5. Slice the steak into thin strips, top them over the vegetables. (The meat can be a little warm, not hot, so it doesn’t wilt the vegetables.)

6. Pour over the dressing, toss and enjoy!

(If you have small kids and want them to share this delicious salad, prepare for them a non-spicy dressing by leaving out the Thai chili peppers.)


On the Grill: Yum Nua Salad

It is said that imitation is the sincerest form of flattery but when I told a restaurant recently that I had attempted to make one of their signature dishes, it did not take the signature smirk of Olympic gymnast McKayla Maroney for me to know that they were not impressed.

It started when I ordered some Thai take-out on a business trip. Looking at the menu, I could not even pronounce the names of the Thai dishes and had never heard of some of the ingredients. Fortunately, they had concise, vibrant descriptions but it did not make the choosing process any easier.

I settled on something called Yum Nua Salad. It was a spicy beef salad, warm, with incredibly diverse flavors. Onion, cilantro, chili pepper, mint leaves, and something called rice powder rounded out the dish. It was served with lettuce and brown rice. My first bite of the salad made me angry. The second, furious! I was steaming mad that I was dining alone, in my hotel room and had no one to share the amazing foreign flavors with.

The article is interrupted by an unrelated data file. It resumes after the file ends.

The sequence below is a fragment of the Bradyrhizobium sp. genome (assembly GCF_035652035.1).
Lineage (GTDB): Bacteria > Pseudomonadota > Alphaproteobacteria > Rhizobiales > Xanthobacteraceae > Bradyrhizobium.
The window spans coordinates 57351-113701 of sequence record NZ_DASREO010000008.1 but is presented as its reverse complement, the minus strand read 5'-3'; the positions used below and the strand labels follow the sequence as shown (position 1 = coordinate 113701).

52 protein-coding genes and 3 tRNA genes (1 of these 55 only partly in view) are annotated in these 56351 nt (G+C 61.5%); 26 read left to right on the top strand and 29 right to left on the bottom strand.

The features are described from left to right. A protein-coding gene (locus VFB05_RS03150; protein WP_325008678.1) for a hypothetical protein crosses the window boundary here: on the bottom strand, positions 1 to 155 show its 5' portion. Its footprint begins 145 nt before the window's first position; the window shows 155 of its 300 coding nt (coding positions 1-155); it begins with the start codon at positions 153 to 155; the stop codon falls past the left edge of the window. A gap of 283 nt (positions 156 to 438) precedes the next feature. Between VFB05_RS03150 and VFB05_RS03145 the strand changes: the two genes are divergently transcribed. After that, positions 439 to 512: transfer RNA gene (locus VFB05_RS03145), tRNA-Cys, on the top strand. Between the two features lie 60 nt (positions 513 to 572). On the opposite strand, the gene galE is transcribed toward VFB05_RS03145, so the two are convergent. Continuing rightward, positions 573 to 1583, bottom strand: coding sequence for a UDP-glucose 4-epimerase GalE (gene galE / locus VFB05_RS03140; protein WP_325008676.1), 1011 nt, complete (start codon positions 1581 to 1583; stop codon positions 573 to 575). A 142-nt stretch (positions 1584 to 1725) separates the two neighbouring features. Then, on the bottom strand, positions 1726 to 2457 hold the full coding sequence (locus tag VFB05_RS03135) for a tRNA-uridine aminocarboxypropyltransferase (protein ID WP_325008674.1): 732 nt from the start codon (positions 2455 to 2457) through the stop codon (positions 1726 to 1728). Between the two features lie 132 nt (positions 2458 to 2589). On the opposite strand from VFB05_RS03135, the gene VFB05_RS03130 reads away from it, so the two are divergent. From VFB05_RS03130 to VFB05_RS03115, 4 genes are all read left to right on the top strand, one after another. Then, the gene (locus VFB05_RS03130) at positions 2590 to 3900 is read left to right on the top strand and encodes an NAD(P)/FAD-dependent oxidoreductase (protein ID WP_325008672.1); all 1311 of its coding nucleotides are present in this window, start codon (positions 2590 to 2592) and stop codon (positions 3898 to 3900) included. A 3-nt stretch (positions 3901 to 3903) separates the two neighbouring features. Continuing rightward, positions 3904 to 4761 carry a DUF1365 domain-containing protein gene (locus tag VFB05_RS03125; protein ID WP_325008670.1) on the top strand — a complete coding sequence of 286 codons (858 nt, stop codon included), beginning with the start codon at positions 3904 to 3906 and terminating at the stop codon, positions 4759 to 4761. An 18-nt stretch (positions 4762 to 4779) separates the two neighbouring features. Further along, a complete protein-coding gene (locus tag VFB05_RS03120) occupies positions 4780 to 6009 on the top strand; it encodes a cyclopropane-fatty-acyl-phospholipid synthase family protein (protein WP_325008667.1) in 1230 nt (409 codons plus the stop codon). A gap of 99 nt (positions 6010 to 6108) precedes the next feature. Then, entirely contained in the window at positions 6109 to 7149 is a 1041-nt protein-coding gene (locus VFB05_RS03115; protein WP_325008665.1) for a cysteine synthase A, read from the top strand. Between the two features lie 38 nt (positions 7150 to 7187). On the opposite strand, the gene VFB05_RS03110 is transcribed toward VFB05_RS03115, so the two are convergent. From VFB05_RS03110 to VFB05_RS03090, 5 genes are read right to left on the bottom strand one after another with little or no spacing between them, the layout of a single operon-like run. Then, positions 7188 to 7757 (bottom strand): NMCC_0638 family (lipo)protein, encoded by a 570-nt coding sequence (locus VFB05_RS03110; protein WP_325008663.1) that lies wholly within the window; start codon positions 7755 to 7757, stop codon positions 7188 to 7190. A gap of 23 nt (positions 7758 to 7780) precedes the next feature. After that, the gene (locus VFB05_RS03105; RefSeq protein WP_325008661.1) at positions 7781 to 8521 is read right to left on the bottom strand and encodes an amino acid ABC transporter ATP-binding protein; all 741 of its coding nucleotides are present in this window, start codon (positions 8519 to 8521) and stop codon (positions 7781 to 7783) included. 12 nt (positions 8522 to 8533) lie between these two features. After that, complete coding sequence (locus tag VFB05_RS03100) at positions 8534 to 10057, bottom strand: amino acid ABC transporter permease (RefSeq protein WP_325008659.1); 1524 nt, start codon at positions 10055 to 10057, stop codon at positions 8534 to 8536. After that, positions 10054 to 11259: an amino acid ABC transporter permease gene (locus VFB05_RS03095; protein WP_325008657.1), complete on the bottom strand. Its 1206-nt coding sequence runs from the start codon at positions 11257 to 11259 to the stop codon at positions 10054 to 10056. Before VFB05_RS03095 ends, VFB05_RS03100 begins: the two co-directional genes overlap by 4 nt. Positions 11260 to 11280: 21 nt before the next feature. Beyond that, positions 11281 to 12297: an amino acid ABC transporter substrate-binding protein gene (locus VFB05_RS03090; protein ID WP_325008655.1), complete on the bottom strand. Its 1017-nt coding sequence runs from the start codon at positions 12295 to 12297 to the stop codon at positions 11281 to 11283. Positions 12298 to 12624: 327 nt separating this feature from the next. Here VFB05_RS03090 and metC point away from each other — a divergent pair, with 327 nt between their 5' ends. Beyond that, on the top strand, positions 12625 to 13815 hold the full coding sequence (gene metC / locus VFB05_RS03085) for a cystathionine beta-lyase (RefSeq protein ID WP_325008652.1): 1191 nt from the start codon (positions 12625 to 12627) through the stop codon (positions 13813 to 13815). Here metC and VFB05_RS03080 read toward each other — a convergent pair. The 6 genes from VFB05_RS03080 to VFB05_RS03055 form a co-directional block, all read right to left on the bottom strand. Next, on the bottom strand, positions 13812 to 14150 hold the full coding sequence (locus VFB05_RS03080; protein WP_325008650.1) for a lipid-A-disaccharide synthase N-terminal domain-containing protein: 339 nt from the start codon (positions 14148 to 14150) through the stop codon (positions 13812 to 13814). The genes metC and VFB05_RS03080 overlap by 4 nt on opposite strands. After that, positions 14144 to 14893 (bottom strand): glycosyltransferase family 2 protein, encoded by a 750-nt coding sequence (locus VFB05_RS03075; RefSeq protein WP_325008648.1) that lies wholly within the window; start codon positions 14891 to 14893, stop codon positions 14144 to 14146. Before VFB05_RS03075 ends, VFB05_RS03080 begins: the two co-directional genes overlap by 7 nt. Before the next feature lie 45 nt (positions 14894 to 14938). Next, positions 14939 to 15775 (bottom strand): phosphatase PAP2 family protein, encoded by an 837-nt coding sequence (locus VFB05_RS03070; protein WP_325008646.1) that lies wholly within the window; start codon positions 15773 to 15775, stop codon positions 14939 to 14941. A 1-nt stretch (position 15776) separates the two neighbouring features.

I got the grill glowing hot and seared off some beef to a medium rare that looked like a pink summersunset.

A few mouse clicks later, I had found a recipe for the ambrosial salad and began planning my mise en place. For me, this is one of the true joys of dining out – when you dine on something that is so interesting, you can’t wait to get back home and make it yourself.

The ingredients were simple enough. The website thai table helped me out with the technique, and it was time to see if the dish could be adapted to cooking on a grill.

I got the grill glowing hot and seared off some beef to a medium rare that looked like a pink summer sunset. I blew the dust off of my seldom-used wok and heated it over the hot hardwood lump charcoal. The wok fits marvelously on my grill and I find that I can get blazing hot temperatures that just could not be achieved on my electric range. The wok instantly came to life when I dropped in the fresh herbs and veggies. The immediate sight, sounds, and smells of Thailand engulfed my back yard cooking space, leaving the neighborhood smelling wonderfully foreign.

I sliced the cooked meat thinly after it rested and added it with its juices to the stir-fried veggies. The salad was finished with some fresh cilantro, mint, lime juice, and rice powder before it got an incorporating toss.

I used iceberg lettuce cups as a serving vessel. Wrapping the warm salad in cool lettuce matched the juxtaposed flavors that danced with the first bite. Its complexity and taste was as diverse as I had remembered. Fortunately, this time I had someone to share it with.